If the tactic is successful, reissue could be an attractive option for some patent owners. In particular, patentees facing possible invalidation in a PTAB post-grant trial may be able to resort to reissue as a last-ditch effort to save their claims, especially in light of the PTAB's reluctance to grant leave to amend claims during these trials. And, although reissue typically comes with its own risks (e.g., reopening prosecution), the owner of an invalidated patent has less to lose by filing for reissue.

Overall, the possibility of reissue after invalidation begs several interesting questions. For instance, what are the underlying legal implications of an adjudication finding patent claims invalid? The rights of priority inherent in a duly filed patent application exist independent of the claims, and there is no reason to believe these rights vanish when badly drafted claims are held invalid.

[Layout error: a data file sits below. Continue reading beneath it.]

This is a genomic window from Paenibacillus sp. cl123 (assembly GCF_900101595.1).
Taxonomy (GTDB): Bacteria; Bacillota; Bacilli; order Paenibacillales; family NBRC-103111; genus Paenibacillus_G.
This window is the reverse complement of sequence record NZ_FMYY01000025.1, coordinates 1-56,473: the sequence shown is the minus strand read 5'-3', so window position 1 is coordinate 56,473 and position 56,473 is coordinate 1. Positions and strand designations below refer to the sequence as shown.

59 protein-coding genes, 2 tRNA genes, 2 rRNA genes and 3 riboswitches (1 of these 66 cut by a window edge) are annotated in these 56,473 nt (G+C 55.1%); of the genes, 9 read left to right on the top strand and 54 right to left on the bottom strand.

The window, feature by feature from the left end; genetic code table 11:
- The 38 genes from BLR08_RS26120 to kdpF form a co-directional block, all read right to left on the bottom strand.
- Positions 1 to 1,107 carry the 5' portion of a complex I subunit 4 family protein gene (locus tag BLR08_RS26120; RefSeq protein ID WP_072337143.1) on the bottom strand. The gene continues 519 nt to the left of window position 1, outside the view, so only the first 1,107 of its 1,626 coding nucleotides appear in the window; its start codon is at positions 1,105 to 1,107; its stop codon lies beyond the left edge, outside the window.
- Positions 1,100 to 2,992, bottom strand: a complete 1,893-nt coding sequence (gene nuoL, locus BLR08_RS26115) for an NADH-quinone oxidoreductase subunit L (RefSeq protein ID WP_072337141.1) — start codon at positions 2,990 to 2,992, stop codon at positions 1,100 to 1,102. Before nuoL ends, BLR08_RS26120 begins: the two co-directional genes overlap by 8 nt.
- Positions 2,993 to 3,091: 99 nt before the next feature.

But suppose the original claims are litigated in a district court. The infringement defendant wins a judgment of invalidity, either in the district court or in an inter partes review. The patentee thereafter obtains a reissue from the Patent Office, getting narrower but otherwise valid claims. First of all, can the Article I agency, the Patent Office, truly revive a property right that the Article III court has "deemed invalid" (read: "should never have existed in the first place)? Second, does the patentee now get a second bite at the apple with the same defendant? Does res judicata apply against the patentee?

Another consideration relates to the basic availability of reissue. Under § 251(d), reissue applicants who seek to broaden the scope of their claims must do so within two years of issue. If the patent has been litigated and deemed invalid, that two-year window is almost certainly long since closed. Would a reissue of an invalidated patent be considered a broadening reissue, and in these circumstances prohibited by § 251(d)? Arguably, resuscitating claims of zero/invalid scope to obtain claims of any scope at all could be construed as a broadening reissue.